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the Illinois Arts Council awarded me an Individual Artist Support
Initiative - Professional Development grant ($750). I used the money
to attend the AWP Conference in Denver, where my chapbook Blue
Collar Father debuted. I signed copies at the press’s
booth during the enormous book fair, and I distributed flyers to
more than 200 booths/tables promoting New Stories from the Midwest
the new anthology I finished co-editing with Jay Prefontaine in January.
It will represent twenty of the best short stories written by Midwestern
writers or about the Midwestern United States. I am now reading nominations
for next year’s issue. My story “Big Cowboy,” the
last story I worked on with Jay, is forthcoming in The Literary
Review this summer. The story will contain an epigraph dedicated
to Jay. I also have poems in the current issue of the American
Poetry Journal and the Spoon River Poetry Review.
mere nine years after the project was begun, I'm happy to report
that my book, In Dialogue with the Other Voice in Sixteenth-Century
Italy: Social and Literary Contexts for Women's Writing,
co-authored and co-edited with Professor Maria Galli Stampino
of the University of Miami, has been completed and accepted
for publication in The Other Voice series for the Centre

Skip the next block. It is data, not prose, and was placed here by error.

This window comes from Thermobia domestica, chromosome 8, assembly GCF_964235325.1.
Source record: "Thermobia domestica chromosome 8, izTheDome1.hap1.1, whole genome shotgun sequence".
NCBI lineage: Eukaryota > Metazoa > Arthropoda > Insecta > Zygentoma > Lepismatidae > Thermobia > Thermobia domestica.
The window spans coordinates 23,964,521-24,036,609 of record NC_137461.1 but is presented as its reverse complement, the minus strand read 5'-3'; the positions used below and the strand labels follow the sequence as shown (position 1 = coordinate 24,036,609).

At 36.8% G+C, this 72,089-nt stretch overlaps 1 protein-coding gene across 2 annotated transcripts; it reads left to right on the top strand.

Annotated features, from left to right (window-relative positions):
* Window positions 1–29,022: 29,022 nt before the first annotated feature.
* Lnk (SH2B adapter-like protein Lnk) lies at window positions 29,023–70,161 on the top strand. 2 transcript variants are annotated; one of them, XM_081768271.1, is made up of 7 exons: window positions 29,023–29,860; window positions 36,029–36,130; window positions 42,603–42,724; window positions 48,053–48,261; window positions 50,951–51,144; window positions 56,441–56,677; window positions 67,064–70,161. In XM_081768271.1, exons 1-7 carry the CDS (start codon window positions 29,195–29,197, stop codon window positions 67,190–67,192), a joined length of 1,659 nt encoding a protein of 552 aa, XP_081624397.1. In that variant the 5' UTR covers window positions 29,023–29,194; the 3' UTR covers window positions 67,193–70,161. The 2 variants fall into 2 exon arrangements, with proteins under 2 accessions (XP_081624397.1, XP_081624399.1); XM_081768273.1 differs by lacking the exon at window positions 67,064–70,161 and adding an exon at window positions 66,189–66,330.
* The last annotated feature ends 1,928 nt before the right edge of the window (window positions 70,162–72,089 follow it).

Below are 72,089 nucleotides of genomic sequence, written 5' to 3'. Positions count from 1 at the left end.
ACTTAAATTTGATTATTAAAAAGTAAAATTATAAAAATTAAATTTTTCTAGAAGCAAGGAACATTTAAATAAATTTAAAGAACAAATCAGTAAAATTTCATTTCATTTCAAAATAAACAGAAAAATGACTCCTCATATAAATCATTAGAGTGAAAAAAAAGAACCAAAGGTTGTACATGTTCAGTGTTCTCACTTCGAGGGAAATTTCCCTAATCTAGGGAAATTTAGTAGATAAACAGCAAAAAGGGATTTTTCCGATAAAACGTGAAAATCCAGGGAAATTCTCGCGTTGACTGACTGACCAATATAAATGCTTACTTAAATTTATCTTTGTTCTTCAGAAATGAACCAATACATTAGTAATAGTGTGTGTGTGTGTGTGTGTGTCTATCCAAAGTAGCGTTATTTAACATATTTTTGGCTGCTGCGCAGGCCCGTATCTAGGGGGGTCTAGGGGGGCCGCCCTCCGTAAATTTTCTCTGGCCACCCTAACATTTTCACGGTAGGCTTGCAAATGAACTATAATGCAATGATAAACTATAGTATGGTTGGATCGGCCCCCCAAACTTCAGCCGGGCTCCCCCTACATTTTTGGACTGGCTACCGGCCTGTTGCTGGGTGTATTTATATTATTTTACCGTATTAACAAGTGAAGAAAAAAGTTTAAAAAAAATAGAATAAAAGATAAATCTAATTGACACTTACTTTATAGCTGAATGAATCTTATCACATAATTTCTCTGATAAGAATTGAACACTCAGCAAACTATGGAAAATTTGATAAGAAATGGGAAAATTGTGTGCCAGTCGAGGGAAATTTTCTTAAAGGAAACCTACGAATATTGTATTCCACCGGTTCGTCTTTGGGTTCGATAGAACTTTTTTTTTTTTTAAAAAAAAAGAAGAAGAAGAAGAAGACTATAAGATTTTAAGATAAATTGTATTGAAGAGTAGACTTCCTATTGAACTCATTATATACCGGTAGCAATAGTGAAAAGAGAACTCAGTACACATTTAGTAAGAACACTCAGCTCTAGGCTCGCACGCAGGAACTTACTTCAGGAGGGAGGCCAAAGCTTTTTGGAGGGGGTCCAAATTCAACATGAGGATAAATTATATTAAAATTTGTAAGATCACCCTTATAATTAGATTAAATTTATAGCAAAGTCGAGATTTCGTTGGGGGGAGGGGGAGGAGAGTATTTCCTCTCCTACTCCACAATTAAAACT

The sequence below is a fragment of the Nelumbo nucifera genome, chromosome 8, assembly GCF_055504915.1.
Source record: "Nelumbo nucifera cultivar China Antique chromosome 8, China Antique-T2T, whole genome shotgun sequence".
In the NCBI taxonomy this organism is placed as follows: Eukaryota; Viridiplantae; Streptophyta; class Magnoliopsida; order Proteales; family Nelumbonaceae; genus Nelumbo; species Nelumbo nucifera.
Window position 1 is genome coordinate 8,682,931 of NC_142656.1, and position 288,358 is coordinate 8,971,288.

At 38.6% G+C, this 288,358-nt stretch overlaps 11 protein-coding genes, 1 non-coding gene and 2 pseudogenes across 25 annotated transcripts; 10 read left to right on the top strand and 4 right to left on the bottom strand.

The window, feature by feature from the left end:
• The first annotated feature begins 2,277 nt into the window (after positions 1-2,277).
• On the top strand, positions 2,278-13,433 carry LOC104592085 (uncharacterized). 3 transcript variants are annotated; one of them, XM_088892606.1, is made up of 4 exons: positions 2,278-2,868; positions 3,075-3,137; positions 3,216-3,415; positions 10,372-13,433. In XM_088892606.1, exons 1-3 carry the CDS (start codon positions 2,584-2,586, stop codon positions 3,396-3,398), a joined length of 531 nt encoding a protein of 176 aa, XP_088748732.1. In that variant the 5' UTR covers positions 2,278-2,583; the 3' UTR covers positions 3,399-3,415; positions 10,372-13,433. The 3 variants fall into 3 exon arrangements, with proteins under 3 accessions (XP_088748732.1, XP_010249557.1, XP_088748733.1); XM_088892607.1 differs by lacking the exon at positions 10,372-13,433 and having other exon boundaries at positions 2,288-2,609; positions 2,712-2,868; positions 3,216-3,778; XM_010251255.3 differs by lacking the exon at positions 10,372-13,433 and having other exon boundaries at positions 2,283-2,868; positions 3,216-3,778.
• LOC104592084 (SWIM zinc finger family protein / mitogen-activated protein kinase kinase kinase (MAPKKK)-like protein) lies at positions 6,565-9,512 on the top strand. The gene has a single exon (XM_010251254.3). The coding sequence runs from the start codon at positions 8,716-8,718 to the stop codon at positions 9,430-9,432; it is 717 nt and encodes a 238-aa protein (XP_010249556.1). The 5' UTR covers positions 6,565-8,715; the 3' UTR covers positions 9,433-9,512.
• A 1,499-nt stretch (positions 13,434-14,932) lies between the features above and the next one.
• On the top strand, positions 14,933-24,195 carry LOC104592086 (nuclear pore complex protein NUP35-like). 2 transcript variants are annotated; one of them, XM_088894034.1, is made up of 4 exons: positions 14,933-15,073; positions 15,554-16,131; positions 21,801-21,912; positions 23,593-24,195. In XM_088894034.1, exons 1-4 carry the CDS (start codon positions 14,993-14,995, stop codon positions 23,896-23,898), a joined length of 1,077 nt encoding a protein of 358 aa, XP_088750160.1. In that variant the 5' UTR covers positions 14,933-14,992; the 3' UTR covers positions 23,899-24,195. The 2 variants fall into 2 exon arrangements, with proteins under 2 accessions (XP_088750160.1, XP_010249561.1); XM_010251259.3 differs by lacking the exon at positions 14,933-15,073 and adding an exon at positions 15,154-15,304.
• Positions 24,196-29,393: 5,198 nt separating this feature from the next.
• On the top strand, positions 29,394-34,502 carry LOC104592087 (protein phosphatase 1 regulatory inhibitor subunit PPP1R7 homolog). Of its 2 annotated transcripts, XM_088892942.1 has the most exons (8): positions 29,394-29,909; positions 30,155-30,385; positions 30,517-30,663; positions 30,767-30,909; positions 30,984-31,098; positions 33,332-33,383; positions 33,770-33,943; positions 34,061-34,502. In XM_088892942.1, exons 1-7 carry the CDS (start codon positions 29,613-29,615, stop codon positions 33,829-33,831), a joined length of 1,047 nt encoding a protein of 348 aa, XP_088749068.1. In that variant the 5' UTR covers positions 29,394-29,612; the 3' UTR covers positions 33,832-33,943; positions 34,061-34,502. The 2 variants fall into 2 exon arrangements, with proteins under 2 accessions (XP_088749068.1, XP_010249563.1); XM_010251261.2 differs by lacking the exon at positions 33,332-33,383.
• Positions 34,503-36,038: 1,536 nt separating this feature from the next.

for Reformation and Renaissance Studies at the University
interesting professional development is that I've been elected
to the Executive Board of the Society for the Study
of Early Modern Women Writers (SSEMW). This is a three-year
position, and I am looking forward to having the opportunity
to meet and work with many other scholars in my field.
eagerly awaiting the publication of my first book, White
Field, Black Sheep: A Lithuanian-American Life, coming out
this fall by the University of Chicago Press. I have readings
lined up in Seattle, Atlanta, Chicago, and Charleston. Last month,
the American Literary Review
published a chapter from the book, The Lithuanian Dictionary of Depression.
recently returned from Seattle, where I presented a paper titled
The Social Importance of Immigrant Newspapers: 100 Years of Draugas
at the Association for the Advancement of Baltic Studies conference.
Heumann and I have had a book accepted by The University of Nebraska
Press: That's All Folks?: Ecocritical Readings of
American Environmental Features.
weeks--that's all the time Ed Winters has with his son Danny before
Ed's ex-wife and her new husband move with the boy to Paris. Those
days, filled with fly fishing, camping, and an unplanned cross-country
road trip, grow ever more desperate as Ed struggles to face the
reality of losing the boy, and Danny of losing his home. Set amid
the streams and back roads of Michigan and Montana, Threatened
Species is a harsh but beautiful ode to fathers and sons.
novella is collected here with five other Michigan stories by